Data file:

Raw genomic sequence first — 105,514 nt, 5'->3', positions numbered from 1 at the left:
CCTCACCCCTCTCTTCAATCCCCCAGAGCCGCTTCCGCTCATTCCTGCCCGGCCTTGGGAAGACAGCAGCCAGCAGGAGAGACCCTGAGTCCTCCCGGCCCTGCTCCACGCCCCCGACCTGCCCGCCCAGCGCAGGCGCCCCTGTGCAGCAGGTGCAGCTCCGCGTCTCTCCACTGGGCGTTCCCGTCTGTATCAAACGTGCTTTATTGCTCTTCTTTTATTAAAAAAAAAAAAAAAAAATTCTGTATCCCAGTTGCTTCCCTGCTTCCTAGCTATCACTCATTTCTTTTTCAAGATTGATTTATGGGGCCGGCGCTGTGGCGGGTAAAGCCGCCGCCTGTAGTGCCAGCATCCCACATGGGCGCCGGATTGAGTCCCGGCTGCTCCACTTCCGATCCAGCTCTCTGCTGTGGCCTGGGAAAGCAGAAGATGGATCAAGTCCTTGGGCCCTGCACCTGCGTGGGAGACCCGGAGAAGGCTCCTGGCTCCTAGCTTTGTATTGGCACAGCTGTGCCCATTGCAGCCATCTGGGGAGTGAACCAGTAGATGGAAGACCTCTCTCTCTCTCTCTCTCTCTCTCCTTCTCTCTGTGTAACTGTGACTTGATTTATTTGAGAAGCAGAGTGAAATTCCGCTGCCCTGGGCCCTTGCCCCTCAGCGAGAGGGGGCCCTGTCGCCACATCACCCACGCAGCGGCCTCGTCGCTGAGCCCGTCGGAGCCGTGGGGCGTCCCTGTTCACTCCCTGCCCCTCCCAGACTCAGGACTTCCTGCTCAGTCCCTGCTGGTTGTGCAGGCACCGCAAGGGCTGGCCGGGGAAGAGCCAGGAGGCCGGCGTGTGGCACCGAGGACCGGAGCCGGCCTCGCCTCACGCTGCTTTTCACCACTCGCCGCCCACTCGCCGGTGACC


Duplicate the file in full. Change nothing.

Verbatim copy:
Raw genomic sequence first — 105,514 nt, 5'->3', positions numbered from 1 at the left:
CCTCACCCCTCTCTTCAATCCCCCAGAGCCGCTTCCGCTCATTCCTGCCCGGCCTTGGGAAGACAGCAGCCAGCAGGAGAGACCCTGAGTCCTCCCGGCCCTGCTCCACGCCCCCGACCTGCCCGCCCAGCGCAGGCGCCCCTGTGCAGCAGGTGCAGCTCCGCGTCTCTCCACTGGGCGTTCCCGTCTGTATCAAACGTGCTTTATTGCTCTTCTTTTATTAAAAAAAAAAAAAAAAAATTCTGTATCCCAGTTGCTTCCCTGCTTCCTAGCTATCACTCATTTCTTTTTCAAGATTGATTTATGGGGCCGGCGCTGTGGCGGGTAAAGCCGCCGCCTGTAGTGCCAGCATCCCACATGGGCGCCGGATTGAGTCCCGGCTGCTCCACTTCCGATCCAGCTCTCTGCTGTGGCCTGGGAAAGCAGAAGATGGATCAAGTCCTTGGGCCCTGCACCTGCGTGGGAGACCCGGAGAAGGCTCCTGGCTCCTAGCTTTGTATTGGCACAGCTGTGCCCATTGCAGCCATCTGGGGAGTGAACCAGTAGATGGAAGACCTCTCTCTCTCTCTCTCTCTCTCTCCTTCTCTCTGTGTAACTGTGACTTGATTTATTTGAGAAGCAGAGTGAAATTCCGCTGCCCTGGGCCCTTGCCCCTCAGCGAGAGGGGGCCCTGTCGCCACATCACCCACGCAGCGGCCTCGTCGCTGAGCCCGTCGGAGCCGTGGGGCGTCCCTGTTCACTCCCTGCCCCTCCCAGACTCAGGACTTCCTGCTCAGTCCCTGCTGGTTGTGCAGGCACCGCAAGGGCTGGCCGGGGAAGAGCCAGGAGGCCGGCGTGTGGCACCGAGGACCGGAGCCGGCCTCGCCTCACGCTGCTTTTCACCACTCGCCGCCCACTCGCCGGTGACC